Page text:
The New York Philharmonic switched venues for an evening and presented a concert combing forces with Carnegie Hall and Renée Fleming. With pieces ranging from Respighi, and Mussorgsky, to a jointly co-commissioned piece, the concert was truly an eclectic mix of old and new.
First on the bill was Ottorino Respighi’s Fontane di Roma. This piece really set the tone for the evening foreshadowing what was to come with its Straussian themes and modern-feeling melodies. Modern for 1916, that is.
The evening was the third part of Renée Fleming’s Prospective Series which concludes May 4, 2013. But on the night of April 26, 2013, the focus was on the world premeire of Anders Hillborg’s piece for orchestra and solo soprano voice. And for an instant, the focus was on Ms. Fleming as she took the stage in a stunning, swirling concoction of a dress that deserved it’s own ovation. Her dress might also have been a means of foreshadowing with its swishing torrent of dark and light blues, and a long, flowing train.
I am always perplexed when there are electronic supertitles on display during a concert of an English setting. It is almost as if the point is not driven home hard enough that what you are hearing is, in fact, the English language. It is especially annoying when the concert is in an English speaking country. If the text is not served well, then the fault is that of the interpreter. Thankfully we did not have that problem. Ms. Fleming’s diction has not always been her strongest suit, but she emoted with such depth of passion from the text, that one did not need the floating poetry set below the proscenium arch. Said haunting text was the beautiful poetry of Canadian born Mark Strand picked by Ms. Fleming herself. She and the composer sorted through volumes of his work to produce the evenings song cycle.
The music of this co-commissioned piece was supplied by Swedish composer Anders Hillborg. Ms. Fleming has been a great supporter of new music over the course of her career, and had long been after Mr. Hillborg to create a new composition for orchestra and voice. After a lengthy process of searching for the right text and composing, the final end result was a triumph at best, and in every sense. Furthered by that great American institution of instruments lead by the wildly passionate Alan Gilbert.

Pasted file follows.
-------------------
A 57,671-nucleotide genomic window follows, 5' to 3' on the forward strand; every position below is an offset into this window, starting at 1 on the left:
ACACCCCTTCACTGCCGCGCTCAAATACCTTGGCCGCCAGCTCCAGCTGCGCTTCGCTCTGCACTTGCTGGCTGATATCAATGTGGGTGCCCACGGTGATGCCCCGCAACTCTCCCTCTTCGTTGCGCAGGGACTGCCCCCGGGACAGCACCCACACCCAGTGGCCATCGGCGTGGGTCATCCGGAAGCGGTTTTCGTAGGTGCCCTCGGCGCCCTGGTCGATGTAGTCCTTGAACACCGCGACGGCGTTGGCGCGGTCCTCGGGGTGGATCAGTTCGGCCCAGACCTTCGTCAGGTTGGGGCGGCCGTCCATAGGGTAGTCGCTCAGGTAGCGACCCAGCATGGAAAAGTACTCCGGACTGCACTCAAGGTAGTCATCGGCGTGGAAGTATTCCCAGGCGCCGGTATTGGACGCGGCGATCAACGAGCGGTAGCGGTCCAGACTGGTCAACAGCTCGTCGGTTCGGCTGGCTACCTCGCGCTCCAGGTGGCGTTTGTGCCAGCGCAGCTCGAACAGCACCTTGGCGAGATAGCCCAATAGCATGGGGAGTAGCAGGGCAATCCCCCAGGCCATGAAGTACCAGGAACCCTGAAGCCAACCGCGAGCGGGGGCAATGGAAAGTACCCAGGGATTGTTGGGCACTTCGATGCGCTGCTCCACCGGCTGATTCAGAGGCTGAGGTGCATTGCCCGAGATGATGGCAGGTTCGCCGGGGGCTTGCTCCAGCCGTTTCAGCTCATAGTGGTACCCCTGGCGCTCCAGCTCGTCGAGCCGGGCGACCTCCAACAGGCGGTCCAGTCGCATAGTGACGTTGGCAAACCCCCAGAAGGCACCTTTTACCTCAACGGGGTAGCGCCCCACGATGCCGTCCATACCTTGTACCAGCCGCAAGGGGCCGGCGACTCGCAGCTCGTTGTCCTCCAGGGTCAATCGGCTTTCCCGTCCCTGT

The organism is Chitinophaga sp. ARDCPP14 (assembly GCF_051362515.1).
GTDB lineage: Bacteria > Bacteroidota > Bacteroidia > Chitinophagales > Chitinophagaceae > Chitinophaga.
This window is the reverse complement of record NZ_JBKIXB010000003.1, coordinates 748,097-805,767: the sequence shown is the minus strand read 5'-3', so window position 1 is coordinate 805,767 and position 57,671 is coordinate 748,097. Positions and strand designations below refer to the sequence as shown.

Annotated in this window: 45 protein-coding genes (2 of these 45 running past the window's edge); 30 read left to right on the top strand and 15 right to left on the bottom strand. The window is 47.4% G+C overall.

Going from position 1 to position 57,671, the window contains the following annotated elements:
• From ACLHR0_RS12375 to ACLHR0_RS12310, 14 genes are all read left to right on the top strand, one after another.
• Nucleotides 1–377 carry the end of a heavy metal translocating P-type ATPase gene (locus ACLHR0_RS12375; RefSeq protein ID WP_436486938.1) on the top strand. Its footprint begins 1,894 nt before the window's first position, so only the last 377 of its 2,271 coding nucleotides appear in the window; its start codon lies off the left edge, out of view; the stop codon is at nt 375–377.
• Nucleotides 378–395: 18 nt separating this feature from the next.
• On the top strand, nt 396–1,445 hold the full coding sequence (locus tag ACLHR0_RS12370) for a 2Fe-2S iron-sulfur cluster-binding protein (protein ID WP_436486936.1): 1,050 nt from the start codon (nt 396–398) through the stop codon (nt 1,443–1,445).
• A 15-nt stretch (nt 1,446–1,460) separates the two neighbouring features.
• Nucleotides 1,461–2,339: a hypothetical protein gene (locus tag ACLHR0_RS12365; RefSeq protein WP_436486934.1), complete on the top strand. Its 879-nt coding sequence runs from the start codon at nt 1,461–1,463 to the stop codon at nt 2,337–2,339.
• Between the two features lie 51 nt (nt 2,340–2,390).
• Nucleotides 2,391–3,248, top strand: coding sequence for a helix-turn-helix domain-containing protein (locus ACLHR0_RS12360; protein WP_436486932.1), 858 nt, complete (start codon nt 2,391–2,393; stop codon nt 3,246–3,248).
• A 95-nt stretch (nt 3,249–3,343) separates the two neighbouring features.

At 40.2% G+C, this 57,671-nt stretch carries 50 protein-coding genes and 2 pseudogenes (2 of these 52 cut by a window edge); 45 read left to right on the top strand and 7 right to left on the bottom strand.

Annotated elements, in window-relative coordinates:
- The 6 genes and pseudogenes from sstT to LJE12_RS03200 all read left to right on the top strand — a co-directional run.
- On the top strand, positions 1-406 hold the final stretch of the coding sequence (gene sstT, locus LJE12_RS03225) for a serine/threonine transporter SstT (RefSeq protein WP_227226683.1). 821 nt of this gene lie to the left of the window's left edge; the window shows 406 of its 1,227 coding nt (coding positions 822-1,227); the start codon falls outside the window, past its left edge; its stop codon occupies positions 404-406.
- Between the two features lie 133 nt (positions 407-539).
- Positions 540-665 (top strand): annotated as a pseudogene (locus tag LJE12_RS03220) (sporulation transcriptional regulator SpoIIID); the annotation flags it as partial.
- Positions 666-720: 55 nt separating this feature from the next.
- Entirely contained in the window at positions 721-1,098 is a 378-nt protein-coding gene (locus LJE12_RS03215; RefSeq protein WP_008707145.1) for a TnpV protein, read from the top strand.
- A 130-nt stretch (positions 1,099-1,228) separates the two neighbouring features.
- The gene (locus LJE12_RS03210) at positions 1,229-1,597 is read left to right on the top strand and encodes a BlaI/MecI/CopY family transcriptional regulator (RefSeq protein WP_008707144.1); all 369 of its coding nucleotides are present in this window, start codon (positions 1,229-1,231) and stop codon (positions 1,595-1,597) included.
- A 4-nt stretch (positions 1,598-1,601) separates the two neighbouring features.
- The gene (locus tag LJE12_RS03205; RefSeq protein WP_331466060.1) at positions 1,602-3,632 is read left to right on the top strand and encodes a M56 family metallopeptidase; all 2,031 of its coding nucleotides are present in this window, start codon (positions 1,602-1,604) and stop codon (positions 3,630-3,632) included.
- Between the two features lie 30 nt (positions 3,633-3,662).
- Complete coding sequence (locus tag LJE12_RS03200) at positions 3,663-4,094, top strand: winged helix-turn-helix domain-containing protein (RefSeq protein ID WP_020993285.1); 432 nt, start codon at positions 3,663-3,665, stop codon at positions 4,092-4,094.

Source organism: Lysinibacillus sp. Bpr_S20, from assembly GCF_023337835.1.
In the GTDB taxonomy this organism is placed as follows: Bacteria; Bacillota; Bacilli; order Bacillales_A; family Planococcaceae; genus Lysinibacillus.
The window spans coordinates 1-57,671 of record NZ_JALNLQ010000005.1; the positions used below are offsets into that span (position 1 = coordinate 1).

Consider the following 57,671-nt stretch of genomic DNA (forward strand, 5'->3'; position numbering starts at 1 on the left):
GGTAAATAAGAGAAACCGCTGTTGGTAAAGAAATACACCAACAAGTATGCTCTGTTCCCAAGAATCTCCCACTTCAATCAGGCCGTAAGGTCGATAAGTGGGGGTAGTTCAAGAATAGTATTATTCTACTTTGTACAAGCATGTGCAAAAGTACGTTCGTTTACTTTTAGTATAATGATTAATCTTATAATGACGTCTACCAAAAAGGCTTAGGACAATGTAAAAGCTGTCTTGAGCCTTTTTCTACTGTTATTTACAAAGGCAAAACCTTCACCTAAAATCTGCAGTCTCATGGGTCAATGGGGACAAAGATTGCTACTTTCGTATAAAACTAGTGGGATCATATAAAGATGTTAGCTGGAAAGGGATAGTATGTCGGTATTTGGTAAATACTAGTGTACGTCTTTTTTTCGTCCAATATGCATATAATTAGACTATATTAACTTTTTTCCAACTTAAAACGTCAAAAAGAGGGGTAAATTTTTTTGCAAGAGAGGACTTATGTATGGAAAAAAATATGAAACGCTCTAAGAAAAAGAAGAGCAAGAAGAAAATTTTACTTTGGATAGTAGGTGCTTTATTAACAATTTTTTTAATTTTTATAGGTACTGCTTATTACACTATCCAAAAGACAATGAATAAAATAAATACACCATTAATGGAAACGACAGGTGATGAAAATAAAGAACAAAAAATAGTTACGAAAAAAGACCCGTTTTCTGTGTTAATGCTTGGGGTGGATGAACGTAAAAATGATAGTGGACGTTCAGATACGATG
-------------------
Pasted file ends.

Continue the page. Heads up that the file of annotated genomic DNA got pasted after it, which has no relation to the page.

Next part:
The one thing that was lacking was the length of the piece. Four settings is far too short when the music is that gripping and fresh. Much like the first fruit of spring, after a long, harsh winter, one just wants to dig in and keep eating! That is exactly the feeling I had after listening to the final repeated refrain. Most modern atonal music of today feels so sporadic and unattached from the text. Mr. Hillborg’s music was the perfect fit to Mr. Strand’s words. He set the vocal line so closely to speech during the first set titled "The Black Sea" that the text sprang forth into the hall, and was alive in Ms. Fleming’s voice. There was no need for random octave leaps between vowels to express meaning, his music was so naturalistic and melodic. Profound without pretension, the piece came to its climax with the phrase, “Into the arms of strangers who step into their light, which is the mascara of Eden” during the third movement "Dark Harbor XXXV."
The composition was met with thunderous applause as all the creative forces joined together on stage to take their well deserved bow.
The evening concluded with Modest Mussorgsky’s Pictures at an Exhibition orchestrated by Maurice Ravel.
For more information about Renée Fleming, click here.
For more information about Anders Hillborg, click here.
For more information about Carnegie Hall, click here.